15 Yards: The Unsportsmanlike Tax Evasion of the NFL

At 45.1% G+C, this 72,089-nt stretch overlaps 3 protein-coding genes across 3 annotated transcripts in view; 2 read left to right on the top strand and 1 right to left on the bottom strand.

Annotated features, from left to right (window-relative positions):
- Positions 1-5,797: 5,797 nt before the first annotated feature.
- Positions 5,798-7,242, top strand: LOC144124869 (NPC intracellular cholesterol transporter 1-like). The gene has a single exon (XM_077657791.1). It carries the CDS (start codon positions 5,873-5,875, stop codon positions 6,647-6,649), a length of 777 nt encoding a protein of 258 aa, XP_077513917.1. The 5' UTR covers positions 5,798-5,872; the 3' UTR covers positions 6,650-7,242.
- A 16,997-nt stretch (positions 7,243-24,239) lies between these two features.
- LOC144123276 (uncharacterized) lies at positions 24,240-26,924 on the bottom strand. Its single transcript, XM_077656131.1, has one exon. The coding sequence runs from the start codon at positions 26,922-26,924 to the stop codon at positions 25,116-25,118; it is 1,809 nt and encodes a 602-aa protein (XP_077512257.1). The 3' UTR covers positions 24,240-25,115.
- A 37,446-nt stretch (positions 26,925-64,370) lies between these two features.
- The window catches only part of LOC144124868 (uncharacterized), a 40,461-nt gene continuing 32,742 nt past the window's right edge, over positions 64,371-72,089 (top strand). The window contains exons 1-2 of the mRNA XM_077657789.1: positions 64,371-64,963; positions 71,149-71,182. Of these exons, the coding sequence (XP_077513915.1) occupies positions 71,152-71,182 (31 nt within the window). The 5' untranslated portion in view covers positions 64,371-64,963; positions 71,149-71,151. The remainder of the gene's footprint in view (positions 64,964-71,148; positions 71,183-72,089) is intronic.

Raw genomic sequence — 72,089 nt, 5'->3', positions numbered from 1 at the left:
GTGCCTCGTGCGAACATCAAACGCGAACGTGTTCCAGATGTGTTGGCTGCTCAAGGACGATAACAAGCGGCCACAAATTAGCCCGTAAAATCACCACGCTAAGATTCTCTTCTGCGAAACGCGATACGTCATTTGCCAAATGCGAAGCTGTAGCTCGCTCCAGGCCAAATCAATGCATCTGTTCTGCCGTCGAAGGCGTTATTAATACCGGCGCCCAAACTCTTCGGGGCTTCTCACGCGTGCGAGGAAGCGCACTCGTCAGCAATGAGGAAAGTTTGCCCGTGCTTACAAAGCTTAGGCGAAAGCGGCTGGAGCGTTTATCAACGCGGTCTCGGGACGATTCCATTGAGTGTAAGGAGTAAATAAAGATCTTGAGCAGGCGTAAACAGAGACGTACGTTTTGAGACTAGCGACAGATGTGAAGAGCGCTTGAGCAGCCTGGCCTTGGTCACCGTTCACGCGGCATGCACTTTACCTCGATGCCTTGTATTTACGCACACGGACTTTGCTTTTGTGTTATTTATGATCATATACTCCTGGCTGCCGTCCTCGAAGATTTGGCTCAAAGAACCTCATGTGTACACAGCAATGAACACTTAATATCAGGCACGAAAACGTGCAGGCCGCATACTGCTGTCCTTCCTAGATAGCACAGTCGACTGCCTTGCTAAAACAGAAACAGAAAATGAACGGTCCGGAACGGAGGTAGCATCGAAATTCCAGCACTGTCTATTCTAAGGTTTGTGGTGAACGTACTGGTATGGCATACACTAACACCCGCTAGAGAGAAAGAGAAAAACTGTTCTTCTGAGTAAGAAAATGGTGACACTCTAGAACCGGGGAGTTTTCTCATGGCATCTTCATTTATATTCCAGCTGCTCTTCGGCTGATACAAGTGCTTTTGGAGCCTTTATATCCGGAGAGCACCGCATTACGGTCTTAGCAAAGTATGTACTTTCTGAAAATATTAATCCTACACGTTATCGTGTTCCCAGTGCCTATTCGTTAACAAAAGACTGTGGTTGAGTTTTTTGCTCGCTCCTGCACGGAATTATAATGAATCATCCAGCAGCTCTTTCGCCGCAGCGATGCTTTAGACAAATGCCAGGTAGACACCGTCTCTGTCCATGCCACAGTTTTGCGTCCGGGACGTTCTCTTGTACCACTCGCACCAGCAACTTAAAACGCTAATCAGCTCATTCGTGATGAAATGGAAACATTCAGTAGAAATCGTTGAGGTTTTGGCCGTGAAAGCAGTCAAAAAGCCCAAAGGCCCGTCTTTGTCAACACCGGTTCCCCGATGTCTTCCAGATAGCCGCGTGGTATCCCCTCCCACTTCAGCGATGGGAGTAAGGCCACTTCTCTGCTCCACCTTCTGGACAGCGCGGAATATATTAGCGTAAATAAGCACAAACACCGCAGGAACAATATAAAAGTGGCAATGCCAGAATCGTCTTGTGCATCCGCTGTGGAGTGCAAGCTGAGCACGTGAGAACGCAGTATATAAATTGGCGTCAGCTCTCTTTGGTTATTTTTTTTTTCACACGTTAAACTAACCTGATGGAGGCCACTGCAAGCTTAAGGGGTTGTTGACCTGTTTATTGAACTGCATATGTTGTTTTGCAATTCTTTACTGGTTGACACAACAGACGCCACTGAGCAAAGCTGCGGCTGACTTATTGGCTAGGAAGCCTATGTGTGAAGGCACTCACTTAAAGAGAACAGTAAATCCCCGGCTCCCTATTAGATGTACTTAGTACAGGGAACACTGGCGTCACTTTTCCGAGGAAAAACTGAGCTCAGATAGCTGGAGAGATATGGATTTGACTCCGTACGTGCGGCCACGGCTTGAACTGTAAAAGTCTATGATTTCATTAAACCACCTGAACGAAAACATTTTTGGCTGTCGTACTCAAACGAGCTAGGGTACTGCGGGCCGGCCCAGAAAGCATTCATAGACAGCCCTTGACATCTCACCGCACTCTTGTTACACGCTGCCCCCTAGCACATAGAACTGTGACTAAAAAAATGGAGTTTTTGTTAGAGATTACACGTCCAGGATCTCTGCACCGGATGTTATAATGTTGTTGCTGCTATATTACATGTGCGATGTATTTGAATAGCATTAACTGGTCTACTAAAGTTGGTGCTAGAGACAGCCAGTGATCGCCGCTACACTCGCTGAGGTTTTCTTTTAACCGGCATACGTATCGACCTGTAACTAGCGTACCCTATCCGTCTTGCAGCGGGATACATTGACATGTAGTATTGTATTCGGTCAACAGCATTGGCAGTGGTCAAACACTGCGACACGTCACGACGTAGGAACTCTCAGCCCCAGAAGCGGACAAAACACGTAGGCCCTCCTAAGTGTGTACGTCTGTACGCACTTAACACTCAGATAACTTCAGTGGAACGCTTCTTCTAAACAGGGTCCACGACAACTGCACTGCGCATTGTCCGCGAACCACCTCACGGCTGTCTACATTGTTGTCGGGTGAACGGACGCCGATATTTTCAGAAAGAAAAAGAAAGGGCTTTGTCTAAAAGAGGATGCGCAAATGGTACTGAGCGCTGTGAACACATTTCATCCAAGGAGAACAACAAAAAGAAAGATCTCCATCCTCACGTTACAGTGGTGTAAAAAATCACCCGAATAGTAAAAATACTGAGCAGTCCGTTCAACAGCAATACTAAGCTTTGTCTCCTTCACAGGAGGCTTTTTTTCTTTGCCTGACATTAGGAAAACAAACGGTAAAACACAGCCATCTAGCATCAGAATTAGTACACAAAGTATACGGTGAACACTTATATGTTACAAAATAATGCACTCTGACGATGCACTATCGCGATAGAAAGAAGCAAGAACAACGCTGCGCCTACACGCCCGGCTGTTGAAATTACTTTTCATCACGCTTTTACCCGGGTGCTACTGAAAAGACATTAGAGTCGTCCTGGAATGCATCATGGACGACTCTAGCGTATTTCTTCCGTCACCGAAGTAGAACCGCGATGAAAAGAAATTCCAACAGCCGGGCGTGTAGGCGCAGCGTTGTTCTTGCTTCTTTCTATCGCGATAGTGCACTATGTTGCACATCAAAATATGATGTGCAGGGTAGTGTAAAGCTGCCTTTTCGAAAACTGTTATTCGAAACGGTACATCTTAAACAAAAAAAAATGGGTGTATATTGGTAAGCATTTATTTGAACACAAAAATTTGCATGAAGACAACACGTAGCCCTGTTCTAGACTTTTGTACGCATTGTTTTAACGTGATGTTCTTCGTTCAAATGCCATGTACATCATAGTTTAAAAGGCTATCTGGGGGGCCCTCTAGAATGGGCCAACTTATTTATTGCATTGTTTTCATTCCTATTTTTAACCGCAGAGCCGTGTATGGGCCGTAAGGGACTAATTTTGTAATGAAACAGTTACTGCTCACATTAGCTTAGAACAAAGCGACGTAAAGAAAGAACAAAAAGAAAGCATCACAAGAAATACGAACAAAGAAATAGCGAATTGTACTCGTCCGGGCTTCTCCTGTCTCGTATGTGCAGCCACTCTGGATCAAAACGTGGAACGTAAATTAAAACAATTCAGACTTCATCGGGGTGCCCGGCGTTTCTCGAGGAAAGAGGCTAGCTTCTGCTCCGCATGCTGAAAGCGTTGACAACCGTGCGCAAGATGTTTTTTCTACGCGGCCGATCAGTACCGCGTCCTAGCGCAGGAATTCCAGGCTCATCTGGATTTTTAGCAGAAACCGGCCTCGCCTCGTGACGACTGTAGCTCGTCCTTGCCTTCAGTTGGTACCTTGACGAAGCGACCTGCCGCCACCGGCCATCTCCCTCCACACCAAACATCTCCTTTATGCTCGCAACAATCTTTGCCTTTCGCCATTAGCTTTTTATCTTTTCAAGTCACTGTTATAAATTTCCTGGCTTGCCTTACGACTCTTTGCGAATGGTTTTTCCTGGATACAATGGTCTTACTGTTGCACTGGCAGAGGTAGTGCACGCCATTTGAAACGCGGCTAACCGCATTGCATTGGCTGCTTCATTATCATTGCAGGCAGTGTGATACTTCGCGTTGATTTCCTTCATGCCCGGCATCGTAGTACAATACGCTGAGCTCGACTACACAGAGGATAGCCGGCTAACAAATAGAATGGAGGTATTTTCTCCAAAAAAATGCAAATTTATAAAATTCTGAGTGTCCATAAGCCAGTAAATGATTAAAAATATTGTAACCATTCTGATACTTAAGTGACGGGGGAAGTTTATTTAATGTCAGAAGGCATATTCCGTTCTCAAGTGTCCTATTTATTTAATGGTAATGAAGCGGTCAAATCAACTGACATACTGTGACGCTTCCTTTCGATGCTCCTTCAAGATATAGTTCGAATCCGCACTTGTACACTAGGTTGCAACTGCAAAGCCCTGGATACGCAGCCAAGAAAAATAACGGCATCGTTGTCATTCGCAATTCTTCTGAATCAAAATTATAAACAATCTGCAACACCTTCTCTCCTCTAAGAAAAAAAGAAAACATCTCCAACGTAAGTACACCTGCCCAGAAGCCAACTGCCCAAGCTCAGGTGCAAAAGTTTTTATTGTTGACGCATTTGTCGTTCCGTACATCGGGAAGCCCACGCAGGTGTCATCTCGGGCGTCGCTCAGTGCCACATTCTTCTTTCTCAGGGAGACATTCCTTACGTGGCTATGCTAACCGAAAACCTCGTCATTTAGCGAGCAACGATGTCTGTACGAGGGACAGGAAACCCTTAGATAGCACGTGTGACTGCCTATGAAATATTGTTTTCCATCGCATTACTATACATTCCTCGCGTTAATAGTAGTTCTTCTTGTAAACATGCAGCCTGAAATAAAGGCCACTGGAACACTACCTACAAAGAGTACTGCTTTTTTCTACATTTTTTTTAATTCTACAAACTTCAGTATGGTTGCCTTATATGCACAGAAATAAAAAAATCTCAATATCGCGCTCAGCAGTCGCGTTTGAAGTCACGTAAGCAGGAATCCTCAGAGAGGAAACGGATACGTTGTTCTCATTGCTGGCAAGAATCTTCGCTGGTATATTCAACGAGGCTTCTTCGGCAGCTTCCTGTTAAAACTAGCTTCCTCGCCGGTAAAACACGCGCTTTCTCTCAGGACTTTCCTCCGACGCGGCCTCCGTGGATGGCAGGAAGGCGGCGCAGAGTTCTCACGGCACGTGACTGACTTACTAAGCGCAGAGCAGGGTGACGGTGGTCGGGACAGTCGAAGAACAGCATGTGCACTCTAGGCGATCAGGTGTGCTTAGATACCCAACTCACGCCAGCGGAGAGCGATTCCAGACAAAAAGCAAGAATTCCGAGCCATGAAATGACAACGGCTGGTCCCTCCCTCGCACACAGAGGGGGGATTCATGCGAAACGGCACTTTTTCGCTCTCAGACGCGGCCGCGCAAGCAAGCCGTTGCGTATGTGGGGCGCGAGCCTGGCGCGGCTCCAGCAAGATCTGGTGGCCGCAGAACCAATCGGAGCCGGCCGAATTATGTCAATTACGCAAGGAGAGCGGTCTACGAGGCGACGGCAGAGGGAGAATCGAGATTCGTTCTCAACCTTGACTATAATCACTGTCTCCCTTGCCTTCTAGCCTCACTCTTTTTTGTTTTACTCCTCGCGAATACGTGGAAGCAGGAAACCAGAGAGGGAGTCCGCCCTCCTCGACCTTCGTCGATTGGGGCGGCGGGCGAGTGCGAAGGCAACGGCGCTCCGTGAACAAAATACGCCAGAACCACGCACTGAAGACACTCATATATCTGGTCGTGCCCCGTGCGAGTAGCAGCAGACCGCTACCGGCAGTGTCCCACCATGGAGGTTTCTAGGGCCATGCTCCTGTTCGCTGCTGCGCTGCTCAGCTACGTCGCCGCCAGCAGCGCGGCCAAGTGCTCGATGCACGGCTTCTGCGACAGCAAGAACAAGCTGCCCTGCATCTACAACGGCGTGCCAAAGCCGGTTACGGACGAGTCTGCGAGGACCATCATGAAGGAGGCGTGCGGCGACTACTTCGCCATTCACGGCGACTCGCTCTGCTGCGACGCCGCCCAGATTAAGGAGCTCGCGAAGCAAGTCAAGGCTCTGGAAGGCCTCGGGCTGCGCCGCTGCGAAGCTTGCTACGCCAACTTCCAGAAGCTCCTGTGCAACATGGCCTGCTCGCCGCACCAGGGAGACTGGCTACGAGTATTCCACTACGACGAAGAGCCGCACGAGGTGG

Superbowl XLIV approaches, pitting two potent offensive teams against one another. The inimitable Peyton Manning, this year’s winner of the National Football League’s MVP award (his fourth, most of any player all time), will try to use his bottomless well of receivers to outscore the Saints. The deadly accuracy of the Saints under Drew Brees will be tested by the solid defensive front of the Colts, albeit possibly without perennial Pro-bowler Dwight Freeney. Drama abounds. Both teams are top seeds in their respective conferences. Peyton Manning will be competing against the team his father quarterback’d for 11 seasons. Although the Hall of Fame is a certainty for Peyton, a win would cement his legendary status. A Superbowl win for Mr. Brees might punch his ticket to the Hall of Fame. His team, the New Orleans Saints, plays every home game in the Superdome: a living reminder of a tragedy that took place in their city five short years ago. Amid all this pageantry, the expectations of a scoring frenzy, a tale of avarice and thievery is shouted down. For who would have guessed that the NFL, a seven-billion-US-dollar-per-year enterprise, could be considered a non-profit?